And when I chatted to the lady who was selling it she says it was her fathers and she said he was in the US Army during WWII. She didn’t have much more info but said she’d send me an interview that was done with him in 2002. Which she did!
The most amazing part is that she casually commented that he would be happy to get the money from the sale of the locker - I was curious and said “He’s still alive?” He was! I believe maybe 97 years old in an old age home and doing well apparently. Of course I didn’t pry to go visit him but maybe should have!
Anyways his interview is some good unpublished history - he was in the US 496th anti aircraft battalion - mainly out in New Guinea then I believe Philipines. His accounts particularly on the troops living conditions in the islands - I found fascinating. Hopefully you can use it!
Although from Buffalo NY he must’ve come across the border / or possibly his daughter settled across the border on the Canadian side. Not sure!
Howard J. Biondi
War: World War, 1939-1945
Unit: 496th Anti-Aircraft Artillery Battalion
Service Location: United States; New Guinea; Philippines
Rank: Technician Four
War stuff 1 The King’s Choice
I’ve just been watching a very suspenseful and educational drama based on Norway’s Involvement in the Second World War. All about the choices faced by the king and democratic government of Norway following the invasion of the country by Germany under the pretence of protecting them against British invasion!
It’s a new production, I understand, and it’s available through BBC Four, hopefully on a TV channel near you.
And I noticed in the credits what I thought was quite an evocative dedication and message for today’s generation.
For our children-and for you, the generation about to take over.
Understand, remember and pass it all on.
War stuff 2 Point du Hoc Michael Stapleton
Hi Paul doing a bit of research on Normandy for my trip next year and I’ve come across a German position I’ve never even heard of, it’s just off of Pointe Du Hoc, called Maisy it seems the Germans let the allies know all about the pointe but this position you can literally see the pointe from, but it wasn’t actually attacked until the 9th June so for 3 days it was basically left alone to bomb and harass the landing of troops - but it’s not been reported on history reports only an after action report from when the rangers advanced on the 9th.. might be something you can shine a bit of light on?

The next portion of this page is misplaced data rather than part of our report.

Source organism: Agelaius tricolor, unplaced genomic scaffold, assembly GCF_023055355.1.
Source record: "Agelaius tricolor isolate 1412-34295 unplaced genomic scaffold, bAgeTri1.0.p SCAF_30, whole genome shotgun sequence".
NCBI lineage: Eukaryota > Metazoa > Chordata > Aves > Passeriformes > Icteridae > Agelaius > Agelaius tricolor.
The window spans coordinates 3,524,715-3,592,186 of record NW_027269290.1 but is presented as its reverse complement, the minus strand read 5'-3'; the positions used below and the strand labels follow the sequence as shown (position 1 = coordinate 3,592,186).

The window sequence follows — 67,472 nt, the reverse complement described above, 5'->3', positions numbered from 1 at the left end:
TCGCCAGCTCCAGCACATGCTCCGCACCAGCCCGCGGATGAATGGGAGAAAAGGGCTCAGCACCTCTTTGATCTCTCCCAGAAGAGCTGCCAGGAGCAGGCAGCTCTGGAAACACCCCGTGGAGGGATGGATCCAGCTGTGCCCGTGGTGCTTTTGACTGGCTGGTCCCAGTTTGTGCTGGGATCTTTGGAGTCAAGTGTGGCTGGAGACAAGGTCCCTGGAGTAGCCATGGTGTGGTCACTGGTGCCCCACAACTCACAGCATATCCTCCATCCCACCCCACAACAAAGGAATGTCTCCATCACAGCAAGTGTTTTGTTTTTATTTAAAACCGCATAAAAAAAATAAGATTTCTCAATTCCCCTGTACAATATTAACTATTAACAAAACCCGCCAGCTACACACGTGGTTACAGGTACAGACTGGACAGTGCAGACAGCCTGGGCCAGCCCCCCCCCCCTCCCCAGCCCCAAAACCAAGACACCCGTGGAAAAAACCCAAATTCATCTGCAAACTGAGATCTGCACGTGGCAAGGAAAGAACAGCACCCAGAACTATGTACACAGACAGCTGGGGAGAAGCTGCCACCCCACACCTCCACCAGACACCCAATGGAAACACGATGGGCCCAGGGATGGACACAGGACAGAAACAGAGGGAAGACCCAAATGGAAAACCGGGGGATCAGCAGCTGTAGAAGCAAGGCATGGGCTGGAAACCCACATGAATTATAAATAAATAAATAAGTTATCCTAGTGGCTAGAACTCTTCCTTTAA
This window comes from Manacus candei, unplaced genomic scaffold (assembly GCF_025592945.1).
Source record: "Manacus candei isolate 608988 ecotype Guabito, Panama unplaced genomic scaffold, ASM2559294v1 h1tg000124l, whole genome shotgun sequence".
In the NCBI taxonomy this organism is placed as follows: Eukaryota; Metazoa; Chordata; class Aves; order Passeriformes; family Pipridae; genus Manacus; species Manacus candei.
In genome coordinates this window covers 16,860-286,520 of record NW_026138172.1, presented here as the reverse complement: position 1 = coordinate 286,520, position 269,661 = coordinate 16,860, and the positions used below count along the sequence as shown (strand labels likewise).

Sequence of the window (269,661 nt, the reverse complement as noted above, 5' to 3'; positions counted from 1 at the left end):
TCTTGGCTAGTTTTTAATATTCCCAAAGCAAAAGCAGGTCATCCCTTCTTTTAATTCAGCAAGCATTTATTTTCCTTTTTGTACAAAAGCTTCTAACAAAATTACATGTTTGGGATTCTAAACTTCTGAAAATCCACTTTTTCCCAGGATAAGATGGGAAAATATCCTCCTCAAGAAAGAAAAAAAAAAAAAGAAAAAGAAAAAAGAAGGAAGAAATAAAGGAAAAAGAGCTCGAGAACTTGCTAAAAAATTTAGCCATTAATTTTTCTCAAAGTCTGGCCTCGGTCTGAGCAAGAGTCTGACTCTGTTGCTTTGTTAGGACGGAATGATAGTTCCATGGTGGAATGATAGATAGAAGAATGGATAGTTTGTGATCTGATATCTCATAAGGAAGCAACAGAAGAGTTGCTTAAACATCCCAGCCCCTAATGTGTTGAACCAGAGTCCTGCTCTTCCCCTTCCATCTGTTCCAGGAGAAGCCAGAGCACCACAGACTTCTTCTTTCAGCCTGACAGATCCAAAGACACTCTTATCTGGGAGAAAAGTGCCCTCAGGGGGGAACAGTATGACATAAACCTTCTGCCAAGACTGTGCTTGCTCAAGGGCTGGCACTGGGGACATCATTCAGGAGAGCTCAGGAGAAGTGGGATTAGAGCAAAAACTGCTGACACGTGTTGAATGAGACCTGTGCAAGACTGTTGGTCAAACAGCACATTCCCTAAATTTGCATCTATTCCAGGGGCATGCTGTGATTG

Anyone got any more info on the Maisy defence position near Pointe du Hoc?
War stuff 3 – James Holland interview
BBC History extra 6 Oct
“Courage under fire”
Interview with James
And if anyone wants a real insight into the terrifying war fought by the likes of the late Stan Perry in the Sherwood rangers you should listen to this. The odds were not good at all for the tankers. Seriously great history!
Back story Jack Stansfield
I mentioned several of Dad’s missing comrades in previous episodes, some of whom were captured at Dunkirk and I’ve always wondered what happened to them.
This is the backdrop from Dad’s book regarding these comrades and it involves the fighting at Gravelines, not far from Dunkirk in May 1940.
“During the early hours of the next morning, we were defending a bridge at
Gravelines when four tanks approached us from the direction of Calais and we fired
upon them causing them to withdraw out of sight. Very soon afterwards, the same
tanks came towards us yet again, but this time flying red white and blue streamers
and they turned out to be British tanks which had been cut off during a tank battle
outside of Calais – they immediately joined us in the defence of Gravelines.
We lost some good boys here because apart from the bombing by the Stukas,
we were being shelled by the 88mm guns. The enemy infantry tried yet again to
attack us, causing casualties to both sides and, not realizing how near we were to the
enemy, some of our other ranks were taken prisoner, as were Captain Kidd, Captain
Foster and Second Lieutenant Farrand, the latter being already wounded. All the
inhabitants must either have fled or were hiding in cellars because we didn’t see a
Considering our strength, we had put up a good show against a very forceful
enemy who knew that he had the upper hand and that it was only a matter of time
before their victory was assured.
For the action we fought at Gravelines, several officers received decorations
and we were mentioned by name in the despatches of Lord Gort.
I have had no more insight as to their fate, UNTIL recently when I have come across an article in The Green Howard magazine which I subscribe to as a fellow of the Green Howard museum. The article was written by Michael and Jamie Stansfield, the son and grandson of Jack Stansfield.
Jack Stansfield was a Green Howard, same as Dad, except Jack was in the 5th Battalion and Dad was in the 6th.
Thank you so very much for your support and for making the time to listen to me.
And please - write, like, rate, review or share the show - howsoever it pleases you. Above all – enjoy. Please do hear me next time.
There’s a PS coming up about
First, news of the Next episode